Stocks ended the year in the red, a downturn not seen since the height of the financial crisis a decade ago. The market gyrations have left investors both poorer and apprehensive about what's to come, with some analysts questioning whether 2019 could usher in a "bear" market or even another recession.
The year concluded in an almost polar-opposite mood to the frothy optimism of early 2018, when President Donald Trump's tax cut was projected to boost consumer spending, supercharge corporate profits and burnish investor portfolios. When the Dow jumped 5 percent in January, Mr. Trump touted his policies' impact on the market and broader U.S. economy.
A year later, how things have changed. The Dow ended 2018 with a loss of 5.6 percent. The S&P 500 shed 6.2 percent, while the tech-heavy Nasdaq declined 3.9 percent.
The market sell-off started in October amid heightened fears about Mr. Trump's trade war with China and the Federal Reserve moving to gradually raise interest rates to keep the economy from overheating. The latter led to a series of blistering attacks by the president on Fed chairman Jerome Powell, whom Mr. Trump accused of roiling markets.
On top of those worries, investors are also fretting about a slowdown in U.S. and global growth, America's ongoing government shutdown and even the risk of a possible recession.
"These issues have given market participants too much uncertainty to shrug off," John Lynch, chief investment strategist at LPL Financial, wrote in a research note.
It's no wonder investors fear they're witnessing the end of a decade of economic growth and soaring market gains, according to a separate LPL Research analysis. "Threatening issues such as trade, monetary policy or global politics" could result in continued volatility, the financial firm cautioned.
Here's how 2018 stacks up, and what experts predict for the market in 2019.
$15 trillion in lost weath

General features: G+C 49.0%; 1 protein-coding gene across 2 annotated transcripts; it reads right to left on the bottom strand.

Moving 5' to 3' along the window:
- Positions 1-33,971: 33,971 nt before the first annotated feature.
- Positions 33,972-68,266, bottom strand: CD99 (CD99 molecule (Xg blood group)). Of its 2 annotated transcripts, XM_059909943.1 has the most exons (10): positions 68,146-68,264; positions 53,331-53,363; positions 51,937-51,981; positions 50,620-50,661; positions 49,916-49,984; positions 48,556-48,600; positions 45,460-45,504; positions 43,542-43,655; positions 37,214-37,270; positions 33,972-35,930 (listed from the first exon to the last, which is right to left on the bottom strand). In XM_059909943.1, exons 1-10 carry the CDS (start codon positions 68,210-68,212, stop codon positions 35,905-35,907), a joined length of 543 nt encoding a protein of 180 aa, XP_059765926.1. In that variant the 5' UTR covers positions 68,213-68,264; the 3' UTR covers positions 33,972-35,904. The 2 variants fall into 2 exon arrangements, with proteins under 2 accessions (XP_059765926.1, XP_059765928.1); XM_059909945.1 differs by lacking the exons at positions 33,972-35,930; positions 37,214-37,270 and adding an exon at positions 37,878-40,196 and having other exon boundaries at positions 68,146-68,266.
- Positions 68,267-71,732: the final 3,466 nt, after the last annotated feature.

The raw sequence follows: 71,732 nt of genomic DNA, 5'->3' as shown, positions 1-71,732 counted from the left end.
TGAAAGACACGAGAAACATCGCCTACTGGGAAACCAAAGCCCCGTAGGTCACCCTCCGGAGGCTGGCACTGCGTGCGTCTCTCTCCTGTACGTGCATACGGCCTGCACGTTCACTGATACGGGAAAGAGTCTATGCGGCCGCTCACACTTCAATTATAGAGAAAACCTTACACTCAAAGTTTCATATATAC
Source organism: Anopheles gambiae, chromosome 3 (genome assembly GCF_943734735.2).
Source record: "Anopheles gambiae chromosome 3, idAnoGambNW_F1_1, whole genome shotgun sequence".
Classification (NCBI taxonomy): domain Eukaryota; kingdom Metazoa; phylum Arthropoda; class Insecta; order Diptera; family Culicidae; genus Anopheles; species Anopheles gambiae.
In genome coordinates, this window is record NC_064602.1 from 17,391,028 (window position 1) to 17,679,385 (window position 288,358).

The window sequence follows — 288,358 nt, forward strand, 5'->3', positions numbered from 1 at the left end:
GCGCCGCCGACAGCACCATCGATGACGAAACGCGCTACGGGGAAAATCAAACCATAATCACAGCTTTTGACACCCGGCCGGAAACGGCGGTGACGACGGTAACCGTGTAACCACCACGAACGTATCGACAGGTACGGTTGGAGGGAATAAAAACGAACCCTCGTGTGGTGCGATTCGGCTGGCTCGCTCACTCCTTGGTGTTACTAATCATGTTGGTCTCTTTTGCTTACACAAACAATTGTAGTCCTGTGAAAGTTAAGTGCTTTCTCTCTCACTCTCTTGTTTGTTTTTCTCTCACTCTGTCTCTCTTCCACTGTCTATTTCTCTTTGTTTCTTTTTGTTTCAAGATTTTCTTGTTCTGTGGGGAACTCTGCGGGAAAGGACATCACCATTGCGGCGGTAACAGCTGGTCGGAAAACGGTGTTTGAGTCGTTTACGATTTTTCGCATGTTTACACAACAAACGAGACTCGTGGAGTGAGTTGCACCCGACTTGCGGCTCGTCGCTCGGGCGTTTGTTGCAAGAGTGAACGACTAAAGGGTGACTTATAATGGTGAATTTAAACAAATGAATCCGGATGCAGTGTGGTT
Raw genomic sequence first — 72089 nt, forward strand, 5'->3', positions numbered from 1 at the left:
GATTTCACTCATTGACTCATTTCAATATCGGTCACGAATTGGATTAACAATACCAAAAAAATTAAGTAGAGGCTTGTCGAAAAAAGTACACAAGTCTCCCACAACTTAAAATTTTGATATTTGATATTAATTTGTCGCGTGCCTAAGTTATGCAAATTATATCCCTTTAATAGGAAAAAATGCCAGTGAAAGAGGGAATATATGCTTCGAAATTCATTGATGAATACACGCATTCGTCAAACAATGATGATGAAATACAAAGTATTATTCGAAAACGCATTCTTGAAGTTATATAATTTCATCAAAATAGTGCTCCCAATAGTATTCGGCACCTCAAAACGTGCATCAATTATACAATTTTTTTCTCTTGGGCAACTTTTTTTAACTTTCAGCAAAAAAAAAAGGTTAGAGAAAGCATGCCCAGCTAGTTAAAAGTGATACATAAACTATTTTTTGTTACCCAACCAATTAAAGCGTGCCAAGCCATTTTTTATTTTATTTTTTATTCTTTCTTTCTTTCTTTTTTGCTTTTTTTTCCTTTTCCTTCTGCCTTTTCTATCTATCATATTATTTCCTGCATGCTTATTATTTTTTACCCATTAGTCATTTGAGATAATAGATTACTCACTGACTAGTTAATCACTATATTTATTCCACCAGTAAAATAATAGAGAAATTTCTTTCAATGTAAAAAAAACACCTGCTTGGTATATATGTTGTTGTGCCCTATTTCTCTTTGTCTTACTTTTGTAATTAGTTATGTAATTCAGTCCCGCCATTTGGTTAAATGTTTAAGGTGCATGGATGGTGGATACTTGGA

The global equity markets had shed $15 trillion between a peak on Jan. 28 and early December, according to a calculation from Bloomberg. Stocks across the globe suffered amid concerns about economic growth and trade tensions between the world's economic superpowers, the U.S. and China. Among the biggest losers are tech companies like Apple, where concerns about the trade war with China and slowing consumer spending are weighing on formerly high-flying stocks.
9 of 10 asset classes lost money
Almost all asset classes lost money in 2018, according to a Deutsche Bank analysis. Major global markets are in retreat, as well as commodities like crude oil and gold. "2018 was a challenging year for fixed income, with only cash alternatives and shorter-maturity securities showing positive year-to-date returns," Peter Wilson, global fixed income strategist at Wells Fargo, said in a report.
A near-bear market in U.S.
The S&P 500 index sank 19.8 percent from its Sept. 20 peak through Christmas eve, putting it a hairbreath away from bear territory, or when a market falls 20 percent from its most recent high. "Should the S&P 500 end the month where it closed on Christmas Eve, December would mark the third-worst month ever for stocks, behind only October 1987 (-21.8 percent) and October 2008 (-16.9 percent)," John Lynch, chief investment strategist at LPL Financial, wrote in a note.